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Playboy Shouldn't Be a Show

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Perhaps the most important moment in gender politics in America occurred at a kitchen table in Chicago late in 1953. A young man named Hugh Hefner borrowed a thousand dollars from his mom to publish a magazine that was originally going to be called Stag Party. But apparently there was already a Stag magazine about horses. At that kitchen table, Hefner put together the first issue of his new magazine and decided to name it Playboy after a automobile company that his mom had once worked at. He featured Marilyn Monroe on the cover, who had just landed her first leading role in Gentlemen Prefer Blondes and was yet to reach icon status.

Fifty-eight years later, Hugh Hefner, now 84, gave up dating two twins simultaneously to marry 24-year-old Crystal Harris. In the years since launching his magazine, Hefner has sparked a profound change in American culture that continues to frame the way we look at sex and gender. The first mass-market magazine to show naked women, Playboy gave birth to pornography as we have come to know it -- a business that has blossomed into arguably the biggest single media industry in our country.

No other man has had as profound an impact on both the conscious and sub-conscious way men look and think about women and their bodies. From Madison Avenue to Hollywood the way women are portrayed is either a direct result, or a direct rebellion against, the boulder that Hefner started rolling down that hill 50 years ago.

NBC built its upcoming fall schedule around a new period drama glamorizing Hugh Hefner and his bunnies called The Playboy Club. The show, starting in September on Monday nights, is already being heavily promoted as their next big winner. Apparently NBC decided to piggy-back on the success of Mad Men and push the envelope one step further. According to the sneak peaks, the show "captures a time and place that challenged the social mores, where a visionary created an empire, and an icon changed American culture."

Matt Weiner, creator of Mad Men (and a classmate of mine from Wesleyan), is adamant that his show is feminist in its orientation. It shows secretaries being sexually harassed specifically because that is what really happened. If we're paying attention, those scenes are not supposed to be funny -- but profoundly uncomfortable to watch. He once told me that those women, the ones who were mistreated in offices across the country during the 1960s, have tracked him down to let him know that they appreciate the accuracy of his depiction even if a good segment of the audience misunderstand the point. "It really happened that way," they say.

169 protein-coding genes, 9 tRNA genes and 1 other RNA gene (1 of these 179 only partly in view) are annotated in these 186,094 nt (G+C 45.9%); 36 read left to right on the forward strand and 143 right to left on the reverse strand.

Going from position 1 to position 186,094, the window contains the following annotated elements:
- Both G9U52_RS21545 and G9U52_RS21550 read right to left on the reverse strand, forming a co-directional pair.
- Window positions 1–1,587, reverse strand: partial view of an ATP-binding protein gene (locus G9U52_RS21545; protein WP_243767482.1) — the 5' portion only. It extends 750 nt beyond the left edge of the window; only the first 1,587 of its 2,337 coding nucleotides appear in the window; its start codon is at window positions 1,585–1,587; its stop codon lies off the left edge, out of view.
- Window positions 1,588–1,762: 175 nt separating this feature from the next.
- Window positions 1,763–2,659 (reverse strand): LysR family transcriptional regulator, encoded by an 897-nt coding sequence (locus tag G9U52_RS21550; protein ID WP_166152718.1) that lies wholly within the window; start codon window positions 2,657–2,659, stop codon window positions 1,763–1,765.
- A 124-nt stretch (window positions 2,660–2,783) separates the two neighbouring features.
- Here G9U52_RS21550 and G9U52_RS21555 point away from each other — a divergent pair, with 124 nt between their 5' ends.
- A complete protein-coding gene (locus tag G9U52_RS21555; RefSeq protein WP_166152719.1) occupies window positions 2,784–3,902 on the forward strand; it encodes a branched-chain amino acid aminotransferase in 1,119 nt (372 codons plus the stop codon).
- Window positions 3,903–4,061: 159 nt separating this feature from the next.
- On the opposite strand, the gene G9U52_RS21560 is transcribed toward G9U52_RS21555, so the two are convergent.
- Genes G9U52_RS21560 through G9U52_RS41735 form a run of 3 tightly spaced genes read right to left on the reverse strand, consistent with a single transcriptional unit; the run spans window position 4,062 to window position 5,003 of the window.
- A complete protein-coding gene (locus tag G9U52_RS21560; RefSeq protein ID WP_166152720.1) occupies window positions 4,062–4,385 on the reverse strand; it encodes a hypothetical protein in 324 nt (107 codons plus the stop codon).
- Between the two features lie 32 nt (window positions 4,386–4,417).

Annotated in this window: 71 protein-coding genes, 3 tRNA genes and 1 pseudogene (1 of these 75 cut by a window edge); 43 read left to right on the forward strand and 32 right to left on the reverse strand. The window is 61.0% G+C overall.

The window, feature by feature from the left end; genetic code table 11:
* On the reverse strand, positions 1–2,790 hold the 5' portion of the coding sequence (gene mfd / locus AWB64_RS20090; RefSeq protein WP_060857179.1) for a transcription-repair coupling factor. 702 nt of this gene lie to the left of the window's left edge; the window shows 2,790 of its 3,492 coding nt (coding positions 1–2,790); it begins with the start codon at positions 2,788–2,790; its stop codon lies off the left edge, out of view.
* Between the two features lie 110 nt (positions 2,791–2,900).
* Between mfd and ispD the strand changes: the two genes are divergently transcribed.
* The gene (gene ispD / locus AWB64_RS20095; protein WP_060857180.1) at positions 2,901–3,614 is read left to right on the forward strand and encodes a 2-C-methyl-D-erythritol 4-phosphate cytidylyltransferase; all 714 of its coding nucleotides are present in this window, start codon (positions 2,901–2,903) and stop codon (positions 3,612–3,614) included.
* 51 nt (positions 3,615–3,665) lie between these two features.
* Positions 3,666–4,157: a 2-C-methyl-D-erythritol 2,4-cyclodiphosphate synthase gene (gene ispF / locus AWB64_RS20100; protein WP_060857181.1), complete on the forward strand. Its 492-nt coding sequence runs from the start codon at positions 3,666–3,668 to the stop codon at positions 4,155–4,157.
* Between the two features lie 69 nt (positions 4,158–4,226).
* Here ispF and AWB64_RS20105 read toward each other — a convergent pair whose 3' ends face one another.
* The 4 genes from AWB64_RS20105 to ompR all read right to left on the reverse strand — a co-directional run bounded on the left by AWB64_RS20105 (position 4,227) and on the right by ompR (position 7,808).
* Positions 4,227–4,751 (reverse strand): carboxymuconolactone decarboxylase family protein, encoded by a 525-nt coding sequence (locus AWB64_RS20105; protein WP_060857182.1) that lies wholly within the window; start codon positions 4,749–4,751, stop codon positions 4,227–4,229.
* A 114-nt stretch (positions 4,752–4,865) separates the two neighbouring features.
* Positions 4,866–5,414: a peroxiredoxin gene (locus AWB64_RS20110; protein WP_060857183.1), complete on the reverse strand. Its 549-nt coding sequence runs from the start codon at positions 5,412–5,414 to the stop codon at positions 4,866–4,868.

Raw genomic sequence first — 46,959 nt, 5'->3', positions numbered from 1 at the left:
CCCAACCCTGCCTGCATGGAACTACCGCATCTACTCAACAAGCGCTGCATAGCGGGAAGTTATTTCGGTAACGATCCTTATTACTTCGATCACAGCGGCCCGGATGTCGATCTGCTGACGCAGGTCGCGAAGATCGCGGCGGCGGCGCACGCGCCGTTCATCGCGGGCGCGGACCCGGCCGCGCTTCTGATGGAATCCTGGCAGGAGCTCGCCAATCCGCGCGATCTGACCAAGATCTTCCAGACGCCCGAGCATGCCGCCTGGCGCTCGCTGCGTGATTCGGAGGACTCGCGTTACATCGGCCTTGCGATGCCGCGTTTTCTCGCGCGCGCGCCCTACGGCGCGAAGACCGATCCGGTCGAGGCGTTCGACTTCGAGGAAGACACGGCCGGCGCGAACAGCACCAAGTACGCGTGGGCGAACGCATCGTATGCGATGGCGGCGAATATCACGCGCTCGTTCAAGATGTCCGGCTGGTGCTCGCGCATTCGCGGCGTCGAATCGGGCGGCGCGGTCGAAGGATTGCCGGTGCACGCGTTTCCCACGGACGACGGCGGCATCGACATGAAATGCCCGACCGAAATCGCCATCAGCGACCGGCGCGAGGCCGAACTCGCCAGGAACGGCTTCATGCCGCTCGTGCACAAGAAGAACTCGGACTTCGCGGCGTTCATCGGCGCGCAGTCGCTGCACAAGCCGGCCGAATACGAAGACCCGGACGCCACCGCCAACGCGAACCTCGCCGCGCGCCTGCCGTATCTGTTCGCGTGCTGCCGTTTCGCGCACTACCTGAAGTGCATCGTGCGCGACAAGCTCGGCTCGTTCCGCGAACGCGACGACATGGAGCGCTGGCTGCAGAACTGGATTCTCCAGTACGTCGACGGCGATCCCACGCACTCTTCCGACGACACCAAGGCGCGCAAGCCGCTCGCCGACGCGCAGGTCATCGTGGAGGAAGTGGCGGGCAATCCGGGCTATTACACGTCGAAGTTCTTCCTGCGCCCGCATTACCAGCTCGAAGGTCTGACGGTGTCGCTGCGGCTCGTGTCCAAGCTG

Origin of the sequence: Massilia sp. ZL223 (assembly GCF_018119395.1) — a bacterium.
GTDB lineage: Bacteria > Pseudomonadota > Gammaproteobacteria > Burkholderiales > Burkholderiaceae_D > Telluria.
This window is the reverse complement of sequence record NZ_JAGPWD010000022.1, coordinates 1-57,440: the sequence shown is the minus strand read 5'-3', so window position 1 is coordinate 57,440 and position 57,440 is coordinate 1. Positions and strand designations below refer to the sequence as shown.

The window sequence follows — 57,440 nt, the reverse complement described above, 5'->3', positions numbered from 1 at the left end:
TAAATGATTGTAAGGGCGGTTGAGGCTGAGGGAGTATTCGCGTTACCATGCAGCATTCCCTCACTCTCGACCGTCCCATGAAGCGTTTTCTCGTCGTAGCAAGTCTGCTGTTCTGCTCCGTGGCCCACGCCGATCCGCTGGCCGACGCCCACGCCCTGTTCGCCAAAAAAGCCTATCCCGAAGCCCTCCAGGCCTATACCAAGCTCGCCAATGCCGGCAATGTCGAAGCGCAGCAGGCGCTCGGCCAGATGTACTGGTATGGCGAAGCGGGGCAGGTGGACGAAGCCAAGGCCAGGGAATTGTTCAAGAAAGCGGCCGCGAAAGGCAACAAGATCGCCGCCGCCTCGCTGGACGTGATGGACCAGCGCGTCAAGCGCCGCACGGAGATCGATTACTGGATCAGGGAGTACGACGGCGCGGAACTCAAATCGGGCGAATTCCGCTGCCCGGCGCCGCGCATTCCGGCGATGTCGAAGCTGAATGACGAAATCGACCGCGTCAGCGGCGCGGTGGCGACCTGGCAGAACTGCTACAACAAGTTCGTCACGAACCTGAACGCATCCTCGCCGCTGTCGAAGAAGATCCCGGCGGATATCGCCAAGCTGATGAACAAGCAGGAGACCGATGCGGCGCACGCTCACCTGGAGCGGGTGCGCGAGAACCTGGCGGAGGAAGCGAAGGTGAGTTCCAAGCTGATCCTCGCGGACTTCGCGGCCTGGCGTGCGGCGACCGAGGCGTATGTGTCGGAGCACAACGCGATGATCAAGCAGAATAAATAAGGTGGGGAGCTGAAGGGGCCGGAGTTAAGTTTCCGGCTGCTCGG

Based on the promotion of The Playboy Club, there doesn't appear to be an effort to show the tipping point when the sex business was brought into the mainstream and how that revolutionized our culture. I actually didn't know anything about the show until a relative -- a woman the same age as the ones approaching Weiner to thank him -- called my wife to let her how profoundly saddened she was after watching the trailer for the NBC show.

The relative explained to my wife that when Playboy was created she was a mother and housewife doing the very best she could to live up the societal expectations of that time. The show glorifies exactly what, at the time, seemed an unfair and sickening change where she tried to keep herself in good shape and remain attractive for her husband, but couldn't compete with these naked bunnies. It was a profoundly painful memory and she couldn't believe NBC would glamorize something that was so obviously sexist.

This particular relative is very traditional, hardly a bra-burning feminist, but she got me thinking. Certainly there's plenty on network television these days that lacks any pretense of information or even art. But as I watched the clips and read more about the upcoming show it seemed to me a canonization of Hugh Hefner himself, the world he created, and the ways in which he has infiltrated everything in modern media down to how sites drive page views (such as this recent semi-NSFW gallery in COED Magazine).

I find it sad and irresponsible that NBC would devote the time and money to a high-production-value series that attempts to glamorize a guy who has done more to give men a bad name than anyone I can think of. He's also done more damage to the status of American women, both in and out of the sex business, than perhaps any man in history.

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-- Photo, Courtesy of NBC